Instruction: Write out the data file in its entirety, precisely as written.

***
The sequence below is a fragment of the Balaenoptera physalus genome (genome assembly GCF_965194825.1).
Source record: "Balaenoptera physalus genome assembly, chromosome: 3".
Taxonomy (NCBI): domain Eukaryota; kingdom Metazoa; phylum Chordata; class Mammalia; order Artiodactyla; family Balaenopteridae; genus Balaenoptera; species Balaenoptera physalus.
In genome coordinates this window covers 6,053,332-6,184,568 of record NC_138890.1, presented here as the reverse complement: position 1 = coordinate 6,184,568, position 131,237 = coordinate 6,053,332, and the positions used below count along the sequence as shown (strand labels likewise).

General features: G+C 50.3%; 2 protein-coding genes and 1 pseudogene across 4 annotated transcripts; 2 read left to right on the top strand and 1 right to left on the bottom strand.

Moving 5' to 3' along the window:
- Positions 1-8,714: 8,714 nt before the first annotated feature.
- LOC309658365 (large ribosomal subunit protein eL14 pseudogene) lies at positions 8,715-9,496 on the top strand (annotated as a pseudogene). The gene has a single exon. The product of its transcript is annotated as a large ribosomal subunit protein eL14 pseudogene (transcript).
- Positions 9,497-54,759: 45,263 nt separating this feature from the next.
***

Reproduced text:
The sequence below is a fragment of the Balaenoptera physalus genome (genome assembly GCF_965194825.1).
Source record: "Balaenoptera physalus genome assembly, chromosome: 3".
Taxonomy (NCBI): domain Eukaryota; kingdom Metazoa; phylum Chordata; class Mammalia; order Artiodactyla; family Balaenopteridae; genus Balaenoptera; species Balaenoptera physalus.
In genome coordinates this window covers 6,053,332-6,184,568 of record NC_138890.1, presented here as the reverse complement: position 1 = coordinate 6,184,568, position 131,237 = coordinate 6,053,332, and the positions used below count along the sequence as shown (strand labels likewise).

General features: G+C 50.3%; 2 protein-coding genes and 1 pseudogene across 4 annotated transcripts; 2 read left to right on the top strand and 1 right to left on the bottom strand.

Moving 5' to 3' along the window:
- Positions 1-8,714: 8,714 nt before the first annotated feature.
- LOC309658365 (large ribosomal subunit protein eL14 pseudogene) lies at positions 8,715-9,496 on the top strand (annotated as a pseudogene). The gene has a single exon. The product of its transcript is annotated as a large ribosomal subunit protein eL14 pseudogene (transcript).
- Positions 9,497-54,759: 45,263 nt separating this feature from the next.